Joe Walsh Double Classic Pedal

Joe Walsh is undoubtedly rock royalty. As guitarist for The Eagles, The Barnstorms, The James Gang, The Party Boys and Ringo Starr & His All-Starr Band, his 50+ year reign is undeniable.

When we began working with Joe on this design his desires were very specific and uniquely interesting. The drive needed to be amp-like and the compressor needed to be studio quality, both of which are things Analog Alien is known for. And then there’s the order switching which you wouldn’t normally see on this type of pedal. 

The onboard Pre/Post switch acts as a virtual patchbay for your compression and amp tones. With a flip of the switch, you can swap the placement of the compression circuit to before, or after, the Classic Amp section. You can try this for yourself using our interactive demo here.

Joe Walsh uses this extensively – dialing in the amp side to shape and push the compression circuit into a smoother more natural drive of its own. Either way you run it, at your disposal, you’ll have 100% analog signal path, premium tones inspired by Joe Walsh.

Remember both sides of the pedal can be used independently for even more versatility in your rig. 

Classic Amp circuit.

The 4-control layout on the Classic Amp section makes dialing in great guitar tones simple. These essentials, bass, treble, gain and output can easily provide all sorts of different tube amp sounds. From clean and sparkling to fat and driven, a twist of the Gain knob gets you there instantly. Discerning guitarists love how the 100% analog signal path of the Joe Walsh Double Classic pedal ensures your guitar tone shines through. The Classic Amp was designed to simulate the classic American and British tube amps Joe has used over the years.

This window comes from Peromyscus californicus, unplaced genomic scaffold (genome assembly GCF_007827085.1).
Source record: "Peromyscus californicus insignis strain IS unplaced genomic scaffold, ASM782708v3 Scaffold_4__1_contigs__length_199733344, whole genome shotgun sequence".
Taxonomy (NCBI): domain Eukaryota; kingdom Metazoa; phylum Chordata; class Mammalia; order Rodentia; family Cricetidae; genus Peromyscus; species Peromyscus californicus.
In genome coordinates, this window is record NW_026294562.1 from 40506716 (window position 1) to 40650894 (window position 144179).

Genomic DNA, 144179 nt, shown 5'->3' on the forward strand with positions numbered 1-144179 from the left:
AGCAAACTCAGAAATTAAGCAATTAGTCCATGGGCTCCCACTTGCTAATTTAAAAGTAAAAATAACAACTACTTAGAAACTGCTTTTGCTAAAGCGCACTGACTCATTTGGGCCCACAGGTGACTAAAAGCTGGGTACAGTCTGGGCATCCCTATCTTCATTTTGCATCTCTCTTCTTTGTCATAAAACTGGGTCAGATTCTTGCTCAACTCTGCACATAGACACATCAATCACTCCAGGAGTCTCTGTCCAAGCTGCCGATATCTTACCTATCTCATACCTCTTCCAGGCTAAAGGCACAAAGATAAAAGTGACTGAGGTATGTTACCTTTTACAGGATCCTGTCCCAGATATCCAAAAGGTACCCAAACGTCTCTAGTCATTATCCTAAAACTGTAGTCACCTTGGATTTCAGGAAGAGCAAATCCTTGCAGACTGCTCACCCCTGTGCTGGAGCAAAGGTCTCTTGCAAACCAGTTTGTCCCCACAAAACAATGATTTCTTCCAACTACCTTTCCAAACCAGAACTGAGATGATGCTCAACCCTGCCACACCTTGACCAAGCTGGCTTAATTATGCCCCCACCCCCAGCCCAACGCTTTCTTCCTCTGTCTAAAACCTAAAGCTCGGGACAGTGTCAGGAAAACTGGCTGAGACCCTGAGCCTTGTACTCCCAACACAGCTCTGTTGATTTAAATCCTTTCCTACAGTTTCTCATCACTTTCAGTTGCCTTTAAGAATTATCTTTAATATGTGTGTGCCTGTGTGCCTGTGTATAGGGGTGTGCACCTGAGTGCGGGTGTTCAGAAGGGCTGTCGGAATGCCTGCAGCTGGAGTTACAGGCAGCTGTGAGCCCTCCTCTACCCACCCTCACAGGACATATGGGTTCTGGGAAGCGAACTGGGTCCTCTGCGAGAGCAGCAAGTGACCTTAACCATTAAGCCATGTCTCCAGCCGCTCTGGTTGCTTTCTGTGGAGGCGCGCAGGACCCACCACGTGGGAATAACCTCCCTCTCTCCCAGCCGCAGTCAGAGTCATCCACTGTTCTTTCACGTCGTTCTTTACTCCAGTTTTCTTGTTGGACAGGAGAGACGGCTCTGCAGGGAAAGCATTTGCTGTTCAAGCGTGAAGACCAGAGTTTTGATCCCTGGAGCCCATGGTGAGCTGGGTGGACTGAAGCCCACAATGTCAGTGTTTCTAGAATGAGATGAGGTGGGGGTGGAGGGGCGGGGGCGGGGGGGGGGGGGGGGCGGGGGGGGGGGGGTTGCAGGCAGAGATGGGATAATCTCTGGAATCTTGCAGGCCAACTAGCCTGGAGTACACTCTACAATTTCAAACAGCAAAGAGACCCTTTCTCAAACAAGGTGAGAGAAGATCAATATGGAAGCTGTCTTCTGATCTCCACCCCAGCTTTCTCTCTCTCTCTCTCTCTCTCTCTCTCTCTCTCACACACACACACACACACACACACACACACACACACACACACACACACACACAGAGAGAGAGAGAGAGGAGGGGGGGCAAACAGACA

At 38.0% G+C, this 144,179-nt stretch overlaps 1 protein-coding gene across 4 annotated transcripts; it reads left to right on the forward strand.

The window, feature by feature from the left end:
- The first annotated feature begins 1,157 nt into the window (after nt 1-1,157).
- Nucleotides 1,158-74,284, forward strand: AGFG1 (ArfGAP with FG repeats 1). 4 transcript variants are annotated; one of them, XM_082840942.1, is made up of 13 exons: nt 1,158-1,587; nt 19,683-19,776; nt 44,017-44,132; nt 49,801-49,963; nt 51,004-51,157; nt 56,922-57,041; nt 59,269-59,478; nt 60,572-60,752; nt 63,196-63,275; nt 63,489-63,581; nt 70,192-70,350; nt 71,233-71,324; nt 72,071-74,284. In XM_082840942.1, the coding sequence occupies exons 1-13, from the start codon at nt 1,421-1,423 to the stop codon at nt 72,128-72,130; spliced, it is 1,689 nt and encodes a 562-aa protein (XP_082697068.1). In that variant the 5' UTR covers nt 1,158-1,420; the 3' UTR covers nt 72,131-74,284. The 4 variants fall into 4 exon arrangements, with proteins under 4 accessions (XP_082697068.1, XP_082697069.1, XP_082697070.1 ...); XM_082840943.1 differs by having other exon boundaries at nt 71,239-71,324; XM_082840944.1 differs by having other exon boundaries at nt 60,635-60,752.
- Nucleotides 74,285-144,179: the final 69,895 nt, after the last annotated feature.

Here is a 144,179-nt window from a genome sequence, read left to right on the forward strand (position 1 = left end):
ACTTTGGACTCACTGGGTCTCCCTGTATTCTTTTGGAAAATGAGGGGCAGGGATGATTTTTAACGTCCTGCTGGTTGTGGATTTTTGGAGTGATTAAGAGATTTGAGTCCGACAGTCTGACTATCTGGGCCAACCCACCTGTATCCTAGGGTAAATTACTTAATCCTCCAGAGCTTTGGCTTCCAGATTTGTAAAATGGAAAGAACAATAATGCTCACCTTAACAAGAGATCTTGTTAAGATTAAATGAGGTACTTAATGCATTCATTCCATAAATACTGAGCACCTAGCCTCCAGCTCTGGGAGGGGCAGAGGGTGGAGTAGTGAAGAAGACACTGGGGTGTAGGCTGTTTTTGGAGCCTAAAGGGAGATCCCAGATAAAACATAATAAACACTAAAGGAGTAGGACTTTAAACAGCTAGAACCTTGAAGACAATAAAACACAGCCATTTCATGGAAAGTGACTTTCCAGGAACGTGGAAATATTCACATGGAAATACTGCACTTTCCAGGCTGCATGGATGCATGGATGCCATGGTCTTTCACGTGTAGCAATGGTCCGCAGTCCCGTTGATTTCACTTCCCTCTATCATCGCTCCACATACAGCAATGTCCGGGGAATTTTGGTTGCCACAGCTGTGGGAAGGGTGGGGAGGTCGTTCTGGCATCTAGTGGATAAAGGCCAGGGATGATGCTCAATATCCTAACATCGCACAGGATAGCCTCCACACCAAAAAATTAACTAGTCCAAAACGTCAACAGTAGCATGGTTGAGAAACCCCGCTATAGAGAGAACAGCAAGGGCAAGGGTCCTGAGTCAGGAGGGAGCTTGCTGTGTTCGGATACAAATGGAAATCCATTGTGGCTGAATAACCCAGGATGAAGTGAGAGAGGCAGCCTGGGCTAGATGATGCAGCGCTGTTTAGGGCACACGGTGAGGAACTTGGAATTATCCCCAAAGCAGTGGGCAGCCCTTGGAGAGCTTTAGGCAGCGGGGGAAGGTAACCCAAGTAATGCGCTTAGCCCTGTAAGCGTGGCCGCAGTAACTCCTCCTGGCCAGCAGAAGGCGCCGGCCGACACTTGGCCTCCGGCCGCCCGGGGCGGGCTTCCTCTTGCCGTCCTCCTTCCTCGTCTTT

Compressor circuit.

The compression circuit in the Joe Walsh Double Classic delivers a pristine, produced quality that shares much more in common with rackmount studio compressors than it does with many of today’s compression guitar pedals. Whether you want a straight tone or something with some amplifier color, this completely independent compression circuit has you covered. 

This gives you full access to the compressed sounds inspired by the hardware used at our Cloud 9 Recording Studio.

Here’scouple of reviews from other users:

Mark Phillips 

Vintage Amp Fans – Check this Out!

I own (and have owned) an extensive array of vintage amps (’55 Deluxe,’62 Princeton, ’62 Super, ’69 Marshall 20w, Reverberocket, ’64 Vox AC4, to cite a few). The exquisite tone of those amps has been always hard to match in a roadworthy, volume-competitive and portable amp. I have a couple of Fender Pro Juniors that come close.

The JWDC has changed all of that.

The JWDC is an extremely “musical” device. That is to say, when you adjust the knobs you always maintain usable tones (like the aforementioned amps). So many amps and effects nowadays have knobs whose range take you into a predominantly sonic wasteland.

What I particularly like is when you back the volume off on your guitar, you maintain quality (i.e., clarity with less breakup) sound. The JWDC provides a breadth of tone and (most importantly) maintains the character of the instrument that makes it joy to use.